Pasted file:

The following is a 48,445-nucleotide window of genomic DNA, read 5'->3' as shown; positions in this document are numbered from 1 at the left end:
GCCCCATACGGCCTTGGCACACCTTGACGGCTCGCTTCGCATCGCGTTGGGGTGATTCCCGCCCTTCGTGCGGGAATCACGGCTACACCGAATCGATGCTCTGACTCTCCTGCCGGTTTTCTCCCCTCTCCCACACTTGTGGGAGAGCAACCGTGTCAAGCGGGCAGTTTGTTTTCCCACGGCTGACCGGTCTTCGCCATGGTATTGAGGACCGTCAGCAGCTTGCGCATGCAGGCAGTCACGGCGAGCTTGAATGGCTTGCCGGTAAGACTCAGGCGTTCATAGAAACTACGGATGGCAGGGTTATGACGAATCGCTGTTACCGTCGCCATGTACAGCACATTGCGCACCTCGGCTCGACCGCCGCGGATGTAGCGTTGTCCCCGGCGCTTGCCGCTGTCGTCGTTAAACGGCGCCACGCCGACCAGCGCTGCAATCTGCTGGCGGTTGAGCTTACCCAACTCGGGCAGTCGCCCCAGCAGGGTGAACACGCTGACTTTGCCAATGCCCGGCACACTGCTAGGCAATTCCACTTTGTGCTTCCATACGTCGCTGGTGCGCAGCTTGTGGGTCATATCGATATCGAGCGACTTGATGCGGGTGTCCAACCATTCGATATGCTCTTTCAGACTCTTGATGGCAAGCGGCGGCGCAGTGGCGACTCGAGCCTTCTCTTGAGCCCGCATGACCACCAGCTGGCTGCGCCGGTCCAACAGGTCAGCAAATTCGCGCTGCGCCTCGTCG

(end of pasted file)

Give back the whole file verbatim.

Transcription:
The following is a 48,445-nucleotide window of genomic DNA, read 5'->3' as shown; positions in this document are numbered from 1 at the left end:
GCCCCATACGGCCTTGGCACACCTTGACGGCTCGCTTCGCATCGCGTTGGGGTGATTCCCGCCCTTCGTGCGGGAATCACGGCTACACCGAATCGATGCTCTGACTCTCCTGCCGGTTTTCTCCCCTCTCCCACACTTGTGGGAGAGCAACCGTGTCAAGCGGGCAGTTTGTTTTCCCACGGCTGACCGGTCTTCGCCATGGTATTGAGGACCGTCAGCAGCTTGCGCATGCAGGCAGTCACGGCGAGCTTGAATGGCTTGCCGGTAAGACTCAGGCGTTCATAGAAACTACGGATGGCAGGGTTATGACGAATCGCTGTTACCGTCGCCATGTACAGCACATTGCGCACCTCGGCTCGACCGCCGCGGATGTAGCGTTGTCCCCGGCGCTTGCCGCTGTCGTCGTTAAACGGCGCCACGCCGACCAGCGCTGCAATCTGCTGGCGGTTGAGCTTACCCAACTCGGGCAGTCGCCCCAGCAGGGTGAACACGCTGACTTTGCCAATGCCCGGCACACTGCTAGGCAATTCCACTTTGTGCTTCCATACGTCGCTGGTGCGCAGCTTGTGGGTCATATCGATATCGAGCGACTTGATGCGGGTGTCCAACCATTCGATATGCTCTTTCAGACTCTTGATGGCAAGCGGCGGCGCAGTGGCGACTCGAGCCTTCTCTTGAGCCCGCATGACCACCAGCTGGCTGCGCCGGTCCAACAGGTCAGCAAATTCGCGCTGCGCCTCGTCG